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Old 12-10-2008, 08:48   #1
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Join Date: Mar 2003
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Boat: Morgan 461 S/Y Flying Pig
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Miami Passage - Day 3, October 4

Miami Passage - Day 3, October 4

Hello from the Atlantic Ocean, 35*17'N, 75*19''W.

We left you as we were tacking toward Cape Hatteras, the
graveyard of the Atlantic. Many correspondents have written
after we put up our float plan, urging us to use caution, and
Lydia's beside herself about it, nearly "ditching" the trip
(tossing the passage and going on the ICW, derisively named, but
appropriately so, "The Ditch"). Our bearing off, and review of
our progress and anticipated time of arrival put her in a better
frame of mind, however, so she went off to her rest while I kept
watch and tacked.

But first I had to retrieve the three Mahi-Mahi I hooked in quick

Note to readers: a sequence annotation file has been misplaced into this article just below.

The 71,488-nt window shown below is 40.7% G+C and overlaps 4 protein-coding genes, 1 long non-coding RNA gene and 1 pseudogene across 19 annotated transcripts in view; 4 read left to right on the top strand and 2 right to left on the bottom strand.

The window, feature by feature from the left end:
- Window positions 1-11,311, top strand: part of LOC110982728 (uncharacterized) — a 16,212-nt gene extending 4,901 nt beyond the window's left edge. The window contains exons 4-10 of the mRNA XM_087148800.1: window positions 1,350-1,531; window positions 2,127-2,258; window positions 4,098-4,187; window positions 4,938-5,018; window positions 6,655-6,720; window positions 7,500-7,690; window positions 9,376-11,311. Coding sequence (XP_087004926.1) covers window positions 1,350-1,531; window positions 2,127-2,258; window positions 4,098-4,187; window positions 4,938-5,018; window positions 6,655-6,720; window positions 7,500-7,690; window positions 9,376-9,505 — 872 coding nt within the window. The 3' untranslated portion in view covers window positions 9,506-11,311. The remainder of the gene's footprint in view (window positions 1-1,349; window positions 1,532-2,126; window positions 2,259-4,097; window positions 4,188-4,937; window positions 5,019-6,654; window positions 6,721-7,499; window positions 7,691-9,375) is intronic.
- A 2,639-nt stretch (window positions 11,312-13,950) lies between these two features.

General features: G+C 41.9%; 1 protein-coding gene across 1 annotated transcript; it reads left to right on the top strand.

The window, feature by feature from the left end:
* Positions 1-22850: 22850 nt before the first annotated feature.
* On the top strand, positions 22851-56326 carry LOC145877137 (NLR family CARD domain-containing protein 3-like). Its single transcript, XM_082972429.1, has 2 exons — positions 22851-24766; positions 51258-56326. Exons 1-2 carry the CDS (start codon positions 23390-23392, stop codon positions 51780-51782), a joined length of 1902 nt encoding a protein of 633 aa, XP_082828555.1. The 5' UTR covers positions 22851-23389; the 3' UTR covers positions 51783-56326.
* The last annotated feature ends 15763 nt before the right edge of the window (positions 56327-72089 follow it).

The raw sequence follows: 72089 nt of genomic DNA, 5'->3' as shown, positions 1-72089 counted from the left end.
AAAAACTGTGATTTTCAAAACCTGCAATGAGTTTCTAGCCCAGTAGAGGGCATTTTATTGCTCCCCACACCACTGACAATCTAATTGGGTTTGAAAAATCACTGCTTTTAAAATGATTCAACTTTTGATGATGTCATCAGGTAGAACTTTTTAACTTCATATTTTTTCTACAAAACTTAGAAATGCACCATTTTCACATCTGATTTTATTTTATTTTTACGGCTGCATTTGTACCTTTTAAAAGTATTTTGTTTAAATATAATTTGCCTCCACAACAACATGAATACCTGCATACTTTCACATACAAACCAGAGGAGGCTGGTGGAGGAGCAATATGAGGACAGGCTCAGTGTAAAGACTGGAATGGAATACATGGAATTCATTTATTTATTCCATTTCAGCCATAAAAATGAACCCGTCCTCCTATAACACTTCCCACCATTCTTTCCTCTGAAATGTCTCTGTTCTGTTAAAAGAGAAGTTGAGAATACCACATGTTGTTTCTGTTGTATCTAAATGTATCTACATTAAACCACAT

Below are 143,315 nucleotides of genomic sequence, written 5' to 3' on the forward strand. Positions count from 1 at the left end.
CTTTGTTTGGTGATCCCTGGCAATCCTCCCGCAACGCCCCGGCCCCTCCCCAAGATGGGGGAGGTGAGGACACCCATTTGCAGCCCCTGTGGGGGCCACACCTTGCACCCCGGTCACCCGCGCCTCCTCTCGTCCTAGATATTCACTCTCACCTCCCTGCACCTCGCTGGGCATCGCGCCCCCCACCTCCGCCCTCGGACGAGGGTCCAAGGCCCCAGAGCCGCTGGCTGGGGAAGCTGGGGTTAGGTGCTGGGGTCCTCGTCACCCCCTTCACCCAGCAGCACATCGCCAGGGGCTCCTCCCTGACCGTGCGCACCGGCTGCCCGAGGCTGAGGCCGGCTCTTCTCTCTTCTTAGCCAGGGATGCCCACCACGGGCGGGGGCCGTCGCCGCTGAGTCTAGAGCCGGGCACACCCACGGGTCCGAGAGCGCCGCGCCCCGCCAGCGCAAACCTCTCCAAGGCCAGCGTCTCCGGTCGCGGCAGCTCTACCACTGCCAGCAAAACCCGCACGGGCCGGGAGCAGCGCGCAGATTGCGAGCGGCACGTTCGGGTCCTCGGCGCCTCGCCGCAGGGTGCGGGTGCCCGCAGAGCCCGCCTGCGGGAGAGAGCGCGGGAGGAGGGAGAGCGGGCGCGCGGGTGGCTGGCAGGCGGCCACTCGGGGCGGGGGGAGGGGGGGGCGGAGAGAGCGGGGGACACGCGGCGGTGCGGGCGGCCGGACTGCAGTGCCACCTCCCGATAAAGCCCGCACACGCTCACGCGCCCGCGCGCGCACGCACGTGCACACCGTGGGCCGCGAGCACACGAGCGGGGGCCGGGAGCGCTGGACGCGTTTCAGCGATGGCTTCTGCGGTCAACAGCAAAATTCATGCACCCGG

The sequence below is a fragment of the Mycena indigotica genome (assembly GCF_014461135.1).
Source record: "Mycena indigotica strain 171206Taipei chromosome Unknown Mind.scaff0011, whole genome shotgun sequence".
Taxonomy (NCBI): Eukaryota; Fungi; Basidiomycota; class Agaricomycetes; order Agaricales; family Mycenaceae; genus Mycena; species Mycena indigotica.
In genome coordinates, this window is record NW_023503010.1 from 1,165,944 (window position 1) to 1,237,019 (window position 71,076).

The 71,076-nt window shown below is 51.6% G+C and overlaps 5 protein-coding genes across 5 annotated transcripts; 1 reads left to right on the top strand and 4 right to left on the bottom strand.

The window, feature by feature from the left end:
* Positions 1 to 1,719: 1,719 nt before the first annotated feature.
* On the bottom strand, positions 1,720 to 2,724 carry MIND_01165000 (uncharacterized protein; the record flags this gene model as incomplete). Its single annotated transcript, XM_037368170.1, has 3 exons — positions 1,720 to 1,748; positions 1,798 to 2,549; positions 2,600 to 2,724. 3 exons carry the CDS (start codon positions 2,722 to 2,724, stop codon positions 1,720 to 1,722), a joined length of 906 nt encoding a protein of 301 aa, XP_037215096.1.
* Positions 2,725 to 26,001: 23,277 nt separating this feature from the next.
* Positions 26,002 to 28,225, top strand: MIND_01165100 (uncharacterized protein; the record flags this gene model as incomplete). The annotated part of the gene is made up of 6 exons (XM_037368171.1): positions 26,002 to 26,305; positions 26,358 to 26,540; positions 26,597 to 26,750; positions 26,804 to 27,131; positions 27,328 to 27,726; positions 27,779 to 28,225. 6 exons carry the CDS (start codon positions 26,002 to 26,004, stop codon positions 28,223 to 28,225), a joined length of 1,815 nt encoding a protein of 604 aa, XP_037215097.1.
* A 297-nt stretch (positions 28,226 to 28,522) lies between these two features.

succession. Unfortunately for both of us, the first one didn't
make it into the boat, but was injured in the process. Ah, well,
life goes on, and she'll feed something else in the food chain.
The second one was on the hook at virtually the same time as the
first, so after I lost the first one, I dealt with her. She came
aboard without much fuss, and I tossed out the hook immediately,
and was rewarded with a large female, again, but this one put up
quite a fight. I got my exercise tonight, but the last two were
boated by 6:30, and fileted right after our tack.

We'll get 5 meals from those ladies, for which we're immensely
grateful and blessed. In addition to supplementing our budget,
they're delicious. They're marinating in Mojo, a Cuban spicy
marinade, while we finish the last of our steak shown in the pix
my brother took aboard.

After our tack, wouldn'tcha know, the wind essentially died, but
stayed right on our course. As our weather window for Hatteras
is relatively short, we reluctantly turned on the engine and
motorsailed at the 200 degrees needed to hit our mark. If the
forecast holds, we'll have equally light winds, but at our back,
until we make it around. For the night, however, the previous
afternoon's 3-5' waves have died along with the wind, and it's a
smooth ride. Lydia took over at 9:15 and I went down for my

The night was entirely uneventful, with placid waters and little